Determining the security of AES is a central problem in cryptanalysis, but progress in this area had been slow and only a handful of cryptanalytic techniques led to significant advancements. At Eurocrypt 2017 Grassi et al. presented a novel type of distinguisher for AES-like structures, but so far all the published attacks which were based on this distinguisher were inferior to previously known attacks in their complexity. In this paper we combine the technique of Grassi et al. with several other techniques to obtain the best known key recovery attack on 5-round AES in the single-key model, reducing its overall complexity from about (FORMULA PRESENTED) to about (FORMULA PRESENTED). Extending our techniques to 7-round AES, we obtain the best known attacks on AES-192 which use practical amounts of data and memory, breaking the record for such attacks which was obtained 18 years ago by the classical Square attack.
|Title of host publication||Advances in Cryptology – CRYPTO 2018 - 38th Annual International Cryptology Conference, 2018, Proceedings|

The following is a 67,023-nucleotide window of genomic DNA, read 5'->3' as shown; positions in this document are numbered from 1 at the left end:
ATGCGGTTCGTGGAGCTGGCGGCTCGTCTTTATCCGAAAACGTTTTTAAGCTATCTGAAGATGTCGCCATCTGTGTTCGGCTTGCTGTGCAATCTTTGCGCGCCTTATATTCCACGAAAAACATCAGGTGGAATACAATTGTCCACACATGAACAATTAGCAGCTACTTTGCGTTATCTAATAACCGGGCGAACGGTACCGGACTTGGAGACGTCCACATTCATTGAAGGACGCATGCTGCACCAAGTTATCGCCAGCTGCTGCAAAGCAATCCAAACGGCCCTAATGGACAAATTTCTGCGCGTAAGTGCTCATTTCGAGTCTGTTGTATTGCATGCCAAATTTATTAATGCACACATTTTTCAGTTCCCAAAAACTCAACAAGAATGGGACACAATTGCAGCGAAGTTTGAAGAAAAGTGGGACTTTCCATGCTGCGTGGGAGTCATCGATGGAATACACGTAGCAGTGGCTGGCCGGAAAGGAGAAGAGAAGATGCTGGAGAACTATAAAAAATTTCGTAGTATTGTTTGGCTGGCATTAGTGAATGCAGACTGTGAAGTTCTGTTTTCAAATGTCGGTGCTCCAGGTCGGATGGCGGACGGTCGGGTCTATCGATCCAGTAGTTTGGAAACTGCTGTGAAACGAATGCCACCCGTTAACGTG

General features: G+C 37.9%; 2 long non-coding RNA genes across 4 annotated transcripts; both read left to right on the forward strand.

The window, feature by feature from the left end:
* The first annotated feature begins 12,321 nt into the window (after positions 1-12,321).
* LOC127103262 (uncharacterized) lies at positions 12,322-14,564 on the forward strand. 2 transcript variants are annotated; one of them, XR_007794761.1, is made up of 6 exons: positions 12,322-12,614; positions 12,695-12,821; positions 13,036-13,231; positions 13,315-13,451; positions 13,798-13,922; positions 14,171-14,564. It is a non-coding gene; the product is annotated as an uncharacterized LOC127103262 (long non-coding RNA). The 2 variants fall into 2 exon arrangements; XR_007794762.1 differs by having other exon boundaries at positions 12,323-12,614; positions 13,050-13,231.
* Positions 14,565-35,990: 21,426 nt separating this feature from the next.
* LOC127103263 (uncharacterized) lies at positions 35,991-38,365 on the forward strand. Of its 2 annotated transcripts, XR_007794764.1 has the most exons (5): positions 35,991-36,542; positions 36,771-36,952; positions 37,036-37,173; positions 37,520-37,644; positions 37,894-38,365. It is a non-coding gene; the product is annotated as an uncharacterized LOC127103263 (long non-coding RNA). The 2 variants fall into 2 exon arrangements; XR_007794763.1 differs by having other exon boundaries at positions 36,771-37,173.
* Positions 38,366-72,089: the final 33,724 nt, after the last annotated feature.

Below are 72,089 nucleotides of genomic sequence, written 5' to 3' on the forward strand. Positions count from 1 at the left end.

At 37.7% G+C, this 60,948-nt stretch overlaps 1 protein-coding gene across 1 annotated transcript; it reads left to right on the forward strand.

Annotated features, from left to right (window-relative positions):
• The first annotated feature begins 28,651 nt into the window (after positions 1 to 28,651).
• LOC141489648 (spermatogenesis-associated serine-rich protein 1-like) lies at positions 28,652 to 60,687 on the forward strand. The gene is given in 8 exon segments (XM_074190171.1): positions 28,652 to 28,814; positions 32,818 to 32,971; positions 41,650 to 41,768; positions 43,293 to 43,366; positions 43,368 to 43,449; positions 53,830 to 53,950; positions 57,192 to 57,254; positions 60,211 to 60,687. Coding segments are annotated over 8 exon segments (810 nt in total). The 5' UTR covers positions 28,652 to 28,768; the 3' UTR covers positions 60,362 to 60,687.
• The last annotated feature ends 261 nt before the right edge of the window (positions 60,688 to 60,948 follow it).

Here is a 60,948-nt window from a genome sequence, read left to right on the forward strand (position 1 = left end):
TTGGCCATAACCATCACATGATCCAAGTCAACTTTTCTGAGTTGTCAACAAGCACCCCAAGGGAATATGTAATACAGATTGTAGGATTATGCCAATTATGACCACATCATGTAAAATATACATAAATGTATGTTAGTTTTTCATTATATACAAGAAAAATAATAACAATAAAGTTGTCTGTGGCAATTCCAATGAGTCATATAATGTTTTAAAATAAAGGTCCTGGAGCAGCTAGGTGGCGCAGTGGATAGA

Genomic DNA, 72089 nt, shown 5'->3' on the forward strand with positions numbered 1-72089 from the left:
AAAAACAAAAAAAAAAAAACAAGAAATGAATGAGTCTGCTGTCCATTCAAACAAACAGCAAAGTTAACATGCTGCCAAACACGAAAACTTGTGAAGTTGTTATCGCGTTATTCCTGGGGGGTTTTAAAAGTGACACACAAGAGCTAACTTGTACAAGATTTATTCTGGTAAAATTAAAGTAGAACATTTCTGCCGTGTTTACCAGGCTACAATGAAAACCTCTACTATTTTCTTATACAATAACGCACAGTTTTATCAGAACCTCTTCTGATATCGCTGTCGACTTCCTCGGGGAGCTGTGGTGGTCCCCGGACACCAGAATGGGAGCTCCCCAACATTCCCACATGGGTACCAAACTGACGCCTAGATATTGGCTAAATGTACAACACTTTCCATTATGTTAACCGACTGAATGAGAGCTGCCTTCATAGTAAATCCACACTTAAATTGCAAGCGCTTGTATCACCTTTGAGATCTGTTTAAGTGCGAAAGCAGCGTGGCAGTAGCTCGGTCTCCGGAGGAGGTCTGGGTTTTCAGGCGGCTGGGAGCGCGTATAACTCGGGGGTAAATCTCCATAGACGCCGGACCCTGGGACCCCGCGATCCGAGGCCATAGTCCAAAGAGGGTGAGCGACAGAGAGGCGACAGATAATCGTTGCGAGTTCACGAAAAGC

|Editors||Alexandra Boldyreva, Hovav Shacham|
|Number of pages||28|
|State||Published - 2018|
|Event||38th Annual International Cryptology Conference, CRYPTO 2018 - Santa Barbara, United States|
Duration: 19 Aug 2018 → 23 Aug 2018
|Name||Lecture Notes in Computer Science (including subseries Lecture Notes in Artificial Intelligence and Lecture Notes in Bioinformatics)|
|Conference||38th Annual International Cryptology Conference, CRYPTO 2018|
|Period||19/08/18 → 23/08/18|
Bibliographical noteFunding Information:
Acknowledgements. The research of Achiya Bar-On and of Nathan Keller was supported by the European Research Council under the ERC starting grant agreement n. 757731 (LightCrypt) and by the BIU Center for Research in Applied Cryptography and Cyber Security in conjunction with the Israel National Cyber Bureau in the Prime Minister’s Office. The research of Orr Dunkelman was supported by the Israel Ministry of Science and Technology.
© 2018, International Association for Cryptologic Research.
ASJC Scopus subject areas
- Theoretical Computer Science
- Computer Science (all)